If you want a non-shiny finish, hose down your guitar with some matte or satin poly finish. It may look unfinished, but it'll protect the wood from dirt, moisture and dings.
#10
I'll put it this way if it was not necessary it wouldn't be done. Finish takes around 30 days for polyurethane to cure (harden). Imagine how many guitars big companies could cough out if finish didn't need to "cure" and they didn't have to buff it.

there are different kinds of polyurethane and other finishes
gloss
semi-gloss
satin. Not sure if this would also be considered flat like say Schecter jeff loomis guitars but it's the first example using big names.

but getting back to it..
no finish on a maple fretboard? the Yngwie Malmsteen play loud strat which is a replica of his famous strat. Same can be said about maple necks. The back of my neck on a BC Rich is unfinished and it's starting to go this dark yellow from my oils in my hand.

finish isn't just there for the dirt though. What is easier to "replace" finish or wood on a body getting dented. Imagine what accidentally banging a guitar against something in your house or dropping it without finish , versus with finish. Of course when refinishing guitars though you want to get the same thickness of finish. If you use too much you have a really bad acoustic tone. Devices exist to measure the level of finish but it's kind of overkill.

the good news is with lacquer finishes you can repair it effortlessly. Polyurethane is a whole different story.
#11
Quote by dspellman
It will get filthy and it will dry rot. In fact, I've got a guitar that has a tung oil finish, and it's a mess (I'm going to have to sand it down to get rid of the crud that's worked its way into the wood grain). Eric Clapton's "Blackie" has a neck that lost its finish some years ago, and it's so unstable it won't even stay in tune. It's just firewood at this point, except to a collector.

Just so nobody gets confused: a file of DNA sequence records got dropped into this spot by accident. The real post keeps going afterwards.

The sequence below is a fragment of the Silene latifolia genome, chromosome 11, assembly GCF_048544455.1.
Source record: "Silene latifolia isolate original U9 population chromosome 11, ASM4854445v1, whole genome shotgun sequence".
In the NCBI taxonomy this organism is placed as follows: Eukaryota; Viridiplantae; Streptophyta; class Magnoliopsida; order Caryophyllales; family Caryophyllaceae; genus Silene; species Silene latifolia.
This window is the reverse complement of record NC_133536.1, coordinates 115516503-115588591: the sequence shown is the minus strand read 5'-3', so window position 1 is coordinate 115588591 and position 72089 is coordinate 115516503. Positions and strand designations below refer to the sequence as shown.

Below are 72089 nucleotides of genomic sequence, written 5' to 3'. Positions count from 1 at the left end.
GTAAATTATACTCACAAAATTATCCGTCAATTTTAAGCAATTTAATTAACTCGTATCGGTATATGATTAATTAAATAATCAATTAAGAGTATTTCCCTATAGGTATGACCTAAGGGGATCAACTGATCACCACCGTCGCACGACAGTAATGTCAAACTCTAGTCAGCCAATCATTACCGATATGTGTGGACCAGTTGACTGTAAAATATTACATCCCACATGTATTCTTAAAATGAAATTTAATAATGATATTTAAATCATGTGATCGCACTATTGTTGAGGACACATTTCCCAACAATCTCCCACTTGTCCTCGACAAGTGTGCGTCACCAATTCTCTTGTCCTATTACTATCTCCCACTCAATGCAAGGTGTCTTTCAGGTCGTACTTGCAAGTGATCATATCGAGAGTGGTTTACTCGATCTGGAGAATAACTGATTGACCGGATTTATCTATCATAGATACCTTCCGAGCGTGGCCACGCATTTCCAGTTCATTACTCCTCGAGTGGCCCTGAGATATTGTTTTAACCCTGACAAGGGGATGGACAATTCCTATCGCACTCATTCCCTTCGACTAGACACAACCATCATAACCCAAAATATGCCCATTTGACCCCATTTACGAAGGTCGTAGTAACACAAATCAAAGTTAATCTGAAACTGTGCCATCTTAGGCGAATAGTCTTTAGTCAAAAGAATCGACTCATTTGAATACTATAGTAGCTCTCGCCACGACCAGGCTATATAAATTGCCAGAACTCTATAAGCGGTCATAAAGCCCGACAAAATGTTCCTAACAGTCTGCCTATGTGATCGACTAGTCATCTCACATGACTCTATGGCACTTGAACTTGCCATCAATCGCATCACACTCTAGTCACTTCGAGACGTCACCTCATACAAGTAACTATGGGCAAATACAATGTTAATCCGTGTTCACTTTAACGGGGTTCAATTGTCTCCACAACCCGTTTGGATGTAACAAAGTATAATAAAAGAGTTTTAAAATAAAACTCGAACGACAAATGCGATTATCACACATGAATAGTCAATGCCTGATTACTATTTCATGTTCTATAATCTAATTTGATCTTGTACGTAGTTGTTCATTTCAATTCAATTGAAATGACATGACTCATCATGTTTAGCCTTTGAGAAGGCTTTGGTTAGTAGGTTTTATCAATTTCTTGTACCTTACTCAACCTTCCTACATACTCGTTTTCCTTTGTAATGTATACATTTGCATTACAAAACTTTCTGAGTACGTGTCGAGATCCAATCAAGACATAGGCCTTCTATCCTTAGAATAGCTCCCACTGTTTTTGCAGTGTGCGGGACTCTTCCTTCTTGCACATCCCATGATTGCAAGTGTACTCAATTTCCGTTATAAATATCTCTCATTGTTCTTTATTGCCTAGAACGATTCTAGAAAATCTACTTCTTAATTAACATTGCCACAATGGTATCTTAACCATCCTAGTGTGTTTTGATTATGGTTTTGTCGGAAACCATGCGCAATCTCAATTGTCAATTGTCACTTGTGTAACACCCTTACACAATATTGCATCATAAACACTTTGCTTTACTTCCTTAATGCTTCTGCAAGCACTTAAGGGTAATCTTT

If you want a non-shiny finish, hose down your guitar with some matte or satin poly finish. It may look unfinished, but it'll protect the wood from dirt, moisture and dings.


Yes, no and no.

Yes it will get filthy.

No it won't dry rot. Dry rot is a fungal attack most prevelent in moist still conditions. It is unlikely any guitar would be subject to this unless stored in such conditions where dry rot mycelium may be already present And the guitar would already need to be damp.

My understanding was Clapton deliberately removed the finish from the neck of both "Blackie" and "Brownie". Both would have originaly had nitro coatings which breath to a degree even when unblemished. Being maple the necks would be relatively stable even if untreated. There would seem little indication of tuning issues considering the years Clapton used both instruments in their stripped form.
#12
My main concern on unfinished necks would be stability, as mentioned, but MM use them, so...... I've done oil type finishes on gunstocks and acoustic guitars, using Tru Oil, Chinawood oil (Tung plus a little poly) and linseed plus Terebine accelerator. Dirt has never been an issue, but I put enough on to make it genuinely waterproof, which takes time and patience. The main downside is that it offers no protection against dings. If it's good enough for the London shotgun makers, it's good enough for a wax polish type finish on my guitars.